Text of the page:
Wednesday, November 10, 2010

The Games of Neith (1960) by Margret St. Clair

The Games of Neith was released in 1960 as an Ace twin to Kenneth Blummer's The Earth Gods are Coming. It's one of the last whimsical science fiction novels Margaret St. Clair would write before getting down to the "serious" novel writing she began with Sign of the Labrys. You do get the feeling from reading it that she was getting fed-up with all the rockets and ray guns of golden age SF.
In the far future, humanity has settled on the planet Gwethym. Because of the religious riots which had taken place when the planet was populated, the people of Gwethym have decided to worship an artificial goddess called "Neith". Neith really doesn't stand for much, but she looks nice and radiant on her pedestal and provides an outlet for religious sentiments. However, the followers of the rival god Jovis are still plentiful and long for the day when their deity will become prominent.
The book begins with a discussion between the high priestess of Neith, Anassa, and her consort, Wan. Anassa has just survived another assassination attempt by a devotee of Jovis. There's an "energy leak" taking place on Gwethym and the Jovians blame the worship of Neith for bringing it about. The energy leak (a vague concept) seems to have caused by spaceships using a hyper drive.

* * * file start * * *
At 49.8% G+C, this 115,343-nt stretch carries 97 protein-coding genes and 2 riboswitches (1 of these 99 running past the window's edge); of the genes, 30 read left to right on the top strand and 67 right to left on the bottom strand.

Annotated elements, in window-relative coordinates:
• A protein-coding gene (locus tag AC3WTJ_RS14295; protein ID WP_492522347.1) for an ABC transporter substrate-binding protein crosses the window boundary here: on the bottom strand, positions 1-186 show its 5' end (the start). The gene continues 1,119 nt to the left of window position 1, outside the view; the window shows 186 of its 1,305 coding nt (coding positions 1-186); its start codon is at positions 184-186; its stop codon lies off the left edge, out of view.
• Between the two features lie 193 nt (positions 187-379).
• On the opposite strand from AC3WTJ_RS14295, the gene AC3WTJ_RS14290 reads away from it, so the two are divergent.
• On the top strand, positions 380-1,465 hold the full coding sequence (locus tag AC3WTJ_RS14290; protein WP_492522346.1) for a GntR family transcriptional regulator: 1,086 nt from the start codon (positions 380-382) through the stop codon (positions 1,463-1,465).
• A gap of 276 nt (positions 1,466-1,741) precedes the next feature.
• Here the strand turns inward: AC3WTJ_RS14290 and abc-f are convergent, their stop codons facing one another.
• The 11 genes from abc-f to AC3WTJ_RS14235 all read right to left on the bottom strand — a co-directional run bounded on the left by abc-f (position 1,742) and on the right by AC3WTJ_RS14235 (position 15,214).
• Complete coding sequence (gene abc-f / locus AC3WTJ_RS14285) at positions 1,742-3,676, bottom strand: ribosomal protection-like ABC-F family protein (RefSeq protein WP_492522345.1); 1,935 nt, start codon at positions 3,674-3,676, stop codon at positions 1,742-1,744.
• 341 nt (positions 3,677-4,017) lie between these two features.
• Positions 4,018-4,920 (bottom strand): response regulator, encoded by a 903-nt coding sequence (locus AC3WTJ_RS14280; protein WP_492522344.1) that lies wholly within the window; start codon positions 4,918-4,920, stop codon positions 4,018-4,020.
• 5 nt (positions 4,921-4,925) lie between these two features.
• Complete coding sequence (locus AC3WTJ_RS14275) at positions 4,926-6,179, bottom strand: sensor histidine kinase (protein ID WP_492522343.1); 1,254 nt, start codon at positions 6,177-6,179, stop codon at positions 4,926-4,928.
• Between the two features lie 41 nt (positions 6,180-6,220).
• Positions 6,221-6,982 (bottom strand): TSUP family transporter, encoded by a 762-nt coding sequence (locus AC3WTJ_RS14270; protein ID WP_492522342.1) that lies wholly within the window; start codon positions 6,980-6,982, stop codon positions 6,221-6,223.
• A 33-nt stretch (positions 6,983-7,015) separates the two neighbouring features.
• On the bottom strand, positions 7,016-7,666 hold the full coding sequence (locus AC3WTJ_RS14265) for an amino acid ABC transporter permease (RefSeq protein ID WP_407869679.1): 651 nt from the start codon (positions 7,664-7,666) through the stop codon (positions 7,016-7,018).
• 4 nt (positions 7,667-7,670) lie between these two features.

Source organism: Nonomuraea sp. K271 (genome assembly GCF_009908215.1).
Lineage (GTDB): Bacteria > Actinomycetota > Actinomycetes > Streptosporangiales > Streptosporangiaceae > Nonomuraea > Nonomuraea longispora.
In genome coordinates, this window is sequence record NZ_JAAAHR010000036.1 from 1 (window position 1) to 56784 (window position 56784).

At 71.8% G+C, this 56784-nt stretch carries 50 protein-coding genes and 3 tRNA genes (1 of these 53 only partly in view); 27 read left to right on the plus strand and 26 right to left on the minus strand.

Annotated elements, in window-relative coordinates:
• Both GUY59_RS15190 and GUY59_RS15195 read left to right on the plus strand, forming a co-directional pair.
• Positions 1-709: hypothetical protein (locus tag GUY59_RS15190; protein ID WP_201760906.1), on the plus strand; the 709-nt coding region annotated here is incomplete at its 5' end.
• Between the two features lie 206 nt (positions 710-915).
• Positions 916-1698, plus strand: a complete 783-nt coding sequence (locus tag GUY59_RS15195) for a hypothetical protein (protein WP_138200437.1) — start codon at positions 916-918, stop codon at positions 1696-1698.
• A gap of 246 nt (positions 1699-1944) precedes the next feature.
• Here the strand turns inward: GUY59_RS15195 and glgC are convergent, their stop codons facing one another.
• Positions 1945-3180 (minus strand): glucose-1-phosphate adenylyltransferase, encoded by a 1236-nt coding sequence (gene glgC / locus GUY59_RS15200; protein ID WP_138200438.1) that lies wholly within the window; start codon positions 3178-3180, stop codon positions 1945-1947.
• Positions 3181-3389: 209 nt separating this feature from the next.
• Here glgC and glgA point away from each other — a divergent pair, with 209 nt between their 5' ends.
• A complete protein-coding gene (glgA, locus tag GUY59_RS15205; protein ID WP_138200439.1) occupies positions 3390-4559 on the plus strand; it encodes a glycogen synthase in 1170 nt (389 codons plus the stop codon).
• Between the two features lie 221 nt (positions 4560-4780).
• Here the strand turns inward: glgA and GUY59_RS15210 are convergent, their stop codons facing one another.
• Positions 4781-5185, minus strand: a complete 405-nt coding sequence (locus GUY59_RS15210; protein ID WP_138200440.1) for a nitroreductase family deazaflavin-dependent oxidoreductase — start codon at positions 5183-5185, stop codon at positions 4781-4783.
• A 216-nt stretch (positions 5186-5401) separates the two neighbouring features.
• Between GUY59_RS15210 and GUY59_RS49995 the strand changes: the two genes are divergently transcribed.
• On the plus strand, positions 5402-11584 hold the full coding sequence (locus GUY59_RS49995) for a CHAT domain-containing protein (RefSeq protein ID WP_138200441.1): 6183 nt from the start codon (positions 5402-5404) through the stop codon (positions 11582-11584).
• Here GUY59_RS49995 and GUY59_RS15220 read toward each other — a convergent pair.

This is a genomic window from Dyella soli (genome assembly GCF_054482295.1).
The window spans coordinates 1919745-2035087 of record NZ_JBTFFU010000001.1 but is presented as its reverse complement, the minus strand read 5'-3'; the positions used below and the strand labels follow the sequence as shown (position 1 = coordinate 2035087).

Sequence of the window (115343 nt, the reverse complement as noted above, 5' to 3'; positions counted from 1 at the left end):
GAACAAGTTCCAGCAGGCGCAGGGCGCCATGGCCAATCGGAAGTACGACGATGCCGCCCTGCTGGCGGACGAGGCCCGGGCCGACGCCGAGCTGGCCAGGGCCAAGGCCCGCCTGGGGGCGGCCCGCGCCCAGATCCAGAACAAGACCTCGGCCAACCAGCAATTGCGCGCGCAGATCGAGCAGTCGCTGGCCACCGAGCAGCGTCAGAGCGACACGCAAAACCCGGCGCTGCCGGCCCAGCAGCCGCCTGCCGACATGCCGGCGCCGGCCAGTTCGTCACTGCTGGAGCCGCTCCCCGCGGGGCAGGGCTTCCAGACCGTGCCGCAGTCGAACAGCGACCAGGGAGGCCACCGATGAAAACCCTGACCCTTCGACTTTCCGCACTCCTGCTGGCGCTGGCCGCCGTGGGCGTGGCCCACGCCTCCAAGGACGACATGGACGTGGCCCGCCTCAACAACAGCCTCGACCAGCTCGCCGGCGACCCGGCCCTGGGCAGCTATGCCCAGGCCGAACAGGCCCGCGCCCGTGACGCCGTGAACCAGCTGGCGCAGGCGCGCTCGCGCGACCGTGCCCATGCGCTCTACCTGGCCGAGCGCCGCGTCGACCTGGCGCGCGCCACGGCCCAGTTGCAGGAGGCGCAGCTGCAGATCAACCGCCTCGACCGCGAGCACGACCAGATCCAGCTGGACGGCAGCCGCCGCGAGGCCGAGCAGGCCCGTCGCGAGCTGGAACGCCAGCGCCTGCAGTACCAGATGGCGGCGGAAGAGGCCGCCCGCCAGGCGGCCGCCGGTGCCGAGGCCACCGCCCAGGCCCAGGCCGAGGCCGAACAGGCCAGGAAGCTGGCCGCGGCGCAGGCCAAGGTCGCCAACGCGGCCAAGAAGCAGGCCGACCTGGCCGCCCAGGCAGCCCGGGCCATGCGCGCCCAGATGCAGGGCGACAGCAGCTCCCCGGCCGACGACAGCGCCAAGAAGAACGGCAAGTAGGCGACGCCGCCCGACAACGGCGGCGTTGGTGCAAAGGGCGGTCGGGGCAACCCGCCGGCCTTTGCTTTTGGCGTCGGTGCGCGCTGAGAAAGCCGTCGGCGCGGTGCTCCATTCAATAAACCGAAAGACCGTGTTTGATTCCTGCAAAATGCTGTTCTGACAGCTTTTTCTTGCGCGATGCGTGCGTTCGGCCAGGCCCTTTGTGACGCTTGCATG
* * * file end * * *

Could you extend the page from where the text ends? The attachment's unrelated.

Eventually Anassa and Wan take an ocean voyage to find the source of the leak. They are tipped off by some sailors who have encountered an old man living among ancient machines. Since the machines appear to be the work of the "old ones", the humanoids who inhabited the planet eons before the humans arrived, they may hold the key to stopping the energy leak.
I would classify this as the weakest Margaret St. Clair novel of the ones I've read. It has all the feel of something banged out quickly for the publisher. There are a few threads which seem to have been recycled from short story attempts. As Neith was published toward the end of her productive short story career, this may have been the result of trying to merge several ideas in a coherent whole.
One for Dame St. Clair enthusiasts only.

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